Broadening Access to Higher Education: A Story From a Texas Charter School Pilot

Today, we wanted to share a story that is very close to us.  Stories like these remind us why Udacity began, why our team works hard every day, and encourages us that our mission to broaden access to education is, at least anecdotally, having some success.  It embodies why we exist and what we strive to do — reach and engage students in college level courses who would otherwise be left out, bored, disenfranchised, and not empowered to further their education.

Earlier this year, we received an email from the founder of Winfree Academy Charter Schools. The subject matter: Damsel in Distress.  In the email, Melody Chalkley introduced her school and her mission. Winfree Academy Charter Schools are located in Texas and serve “at risk” students.  In fact, 91% of their students are at-risk of dropping out of high school as defined by the Texas Education Code. Almost a third of their students are 18 and older, many are young/single parents, many were previously enrolled in an Alternative Education Program, and 17% are homeless… yet 81% of their seniors want to continue their education at the post-secondary level.

Melody wrote about the need to re-engage these students and prepare them on their road to college readiness with curriculum in which they could really learn at their own pace, learn by doing such that they are fully engaged, and could begin to be empowered again in their education.  We decided to do a pilot.

For the pilot, 22 students ended up enrolling in Udacity courses. All of them had indicators as being at-risk for dropping out of school by state and national standards and 78% were from economically disadvantaged households.  They had the choice to enroll in either Introduction to Statistics or Introduction to Physics.  We ultimately had 17 students enrolled in Physics and 5 enrolled in Statistics.  At 9 weeks into the pilot, 72% of students were trending above expectations set by their principal. In fact, 7 students had completed the physics course and 100% of the students in the statistics course were ahead of the principal’s expectations in their progress.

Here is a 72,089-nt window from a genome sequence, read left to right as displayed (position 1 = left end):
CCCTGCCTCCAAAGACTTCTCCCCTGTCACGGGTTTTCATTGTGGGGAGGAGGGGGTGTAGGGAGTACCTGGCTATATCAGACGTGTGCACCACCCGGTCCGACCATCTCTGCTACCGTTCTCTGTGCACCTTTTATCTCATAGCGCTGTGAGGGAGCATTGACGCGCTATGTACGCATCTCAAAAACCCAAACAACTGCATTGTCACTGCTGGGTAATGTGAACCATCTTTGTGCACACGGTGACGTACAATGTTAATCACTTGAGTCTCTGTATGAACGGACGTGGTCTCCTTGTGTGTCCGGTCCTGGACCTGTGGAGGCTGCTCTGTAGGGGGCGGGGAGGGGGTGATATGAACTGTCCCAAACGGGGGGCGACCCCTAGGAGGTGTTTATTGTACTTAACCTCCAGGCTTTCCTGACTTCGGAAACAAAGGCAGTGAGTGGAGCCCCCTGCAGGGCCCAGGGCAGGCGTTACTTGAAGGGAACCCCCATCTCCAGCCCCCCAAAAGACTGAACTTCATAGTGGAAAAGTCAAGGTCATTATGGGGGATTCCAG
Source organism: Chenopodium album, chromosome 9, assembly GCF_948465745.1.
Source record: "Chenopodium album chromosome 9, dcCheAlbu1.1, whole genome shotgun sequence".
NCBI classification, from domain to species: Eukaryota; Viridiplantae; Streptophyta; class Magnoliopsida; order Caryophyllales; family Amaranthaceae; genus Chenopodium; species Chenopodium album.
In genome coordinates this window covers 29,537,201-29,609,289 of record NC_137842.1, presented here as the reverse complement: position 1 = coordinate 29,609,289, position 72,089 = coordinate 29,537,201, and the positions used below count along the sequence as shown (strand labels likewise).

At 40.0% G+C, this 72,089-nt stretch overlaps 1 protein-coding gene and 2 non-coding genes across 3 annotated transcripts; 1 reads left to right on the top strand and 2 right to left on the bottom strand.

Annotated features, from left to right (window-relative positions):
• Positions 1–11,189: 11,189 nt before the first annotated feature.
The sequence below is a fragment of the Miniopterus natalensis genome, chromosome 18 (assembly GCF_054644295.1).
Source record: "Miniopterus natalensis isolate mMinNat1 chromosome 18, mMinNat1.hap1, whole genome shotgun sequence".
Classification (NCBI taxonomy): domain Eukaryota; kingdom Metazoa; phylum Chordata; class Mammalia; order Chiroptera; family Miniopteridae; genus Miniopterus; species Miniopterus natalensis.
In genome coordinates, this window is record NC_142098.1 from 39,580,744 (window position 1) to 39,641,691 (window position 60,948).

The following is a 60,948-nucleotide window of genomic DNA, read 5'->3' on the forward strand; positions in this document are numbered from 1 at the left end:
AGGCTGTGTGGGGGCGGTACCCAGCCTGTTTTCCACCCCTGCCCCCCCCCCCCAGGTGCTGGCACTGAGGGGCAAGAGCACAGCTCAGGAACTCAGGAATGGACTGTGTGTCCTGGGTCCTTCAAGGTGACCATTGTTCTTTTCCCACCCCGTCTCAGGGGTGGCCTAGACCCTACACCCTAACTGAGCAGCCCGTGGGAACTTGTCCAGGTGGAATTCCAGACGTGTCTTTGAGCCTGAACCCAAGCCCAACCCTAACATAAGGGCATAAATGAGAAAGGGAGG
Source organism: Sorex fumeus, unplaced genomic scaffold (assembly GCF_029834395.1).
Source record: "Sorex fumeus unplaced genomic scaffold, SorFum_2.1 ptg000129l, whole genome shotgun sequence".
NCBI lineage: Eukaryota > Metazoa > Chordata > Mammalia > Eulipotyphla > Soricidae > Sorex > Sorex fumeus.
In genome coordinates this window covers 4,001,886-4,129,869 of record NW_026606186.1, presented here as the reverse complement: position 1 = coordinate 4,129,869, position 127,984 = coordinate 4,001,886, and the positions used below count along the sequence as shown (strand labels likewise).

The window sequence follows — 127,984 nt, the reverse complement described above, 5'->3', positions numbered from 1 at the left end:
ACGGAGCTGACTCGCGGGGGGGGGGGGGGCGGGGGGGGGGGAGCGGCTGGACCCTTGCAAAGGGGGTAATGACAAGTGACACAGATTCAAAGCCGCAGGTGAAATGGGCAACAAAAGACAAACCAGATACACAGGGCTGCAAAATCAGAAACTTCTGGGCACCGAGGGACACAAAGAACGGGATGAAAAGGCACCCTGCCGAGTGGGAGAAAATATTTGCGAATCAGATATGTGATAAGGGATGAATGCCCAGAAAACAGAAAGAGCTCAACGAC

We were especially inspired to hear the stories about two of the girls:. J.C., a 17 year-old Hispanic/American Indian, and K.H., a 17 year-old Caucasian, both of whom had been “at-risk” since grade 7 and at their prior, traditional schools had not maintained enough of an average to keep them in school. Both of these girls were able to complete our online physics class at higher than 80%.

While there were also some constraints, added self-discipline, and some more features that came up for us to work on, as Melody shared the students feedback, we were encouraged by the students’ reviews:

“You get the one on one attention that you want. [The teacher] teaches you how to do the problems step by step and then lets you do it on your own. Another great thing about this is that if you do not understand it you can always keep repeating it until you figure out how to work it out.”

“I was more likely to retain the information because they learned it, then did it.”

“Teachers are online ready to explain and help you understand what you’re stuck on. …They explain almost everything in detail without a problem making easier for those of us who are tactile learners.”

We want to congratulate the students that completed the pilot program!  We take their feedback to heart as both encouragement and areas we will continue to build on.  And thank you to the Winfree teachers and administrators for all the work they do to help these at risk students meet their goals of going to college and taking college level courses.  Stay Udacious!



4 thoughts on “Broadening Access to Higher Education: A Story From a Texas Charter School Pilot

  1. Hi, It's me the Damsel in Distress! This is one of the most exciting journeys since actually starting the school, Winfree Academy. All of my education career has been a continuous search for finding opportunity for disenfranchised youth. Many of our kids were discarded by the system and now they are finishing Udacity Courses in lightening speed with a chance to make their dreams come true.

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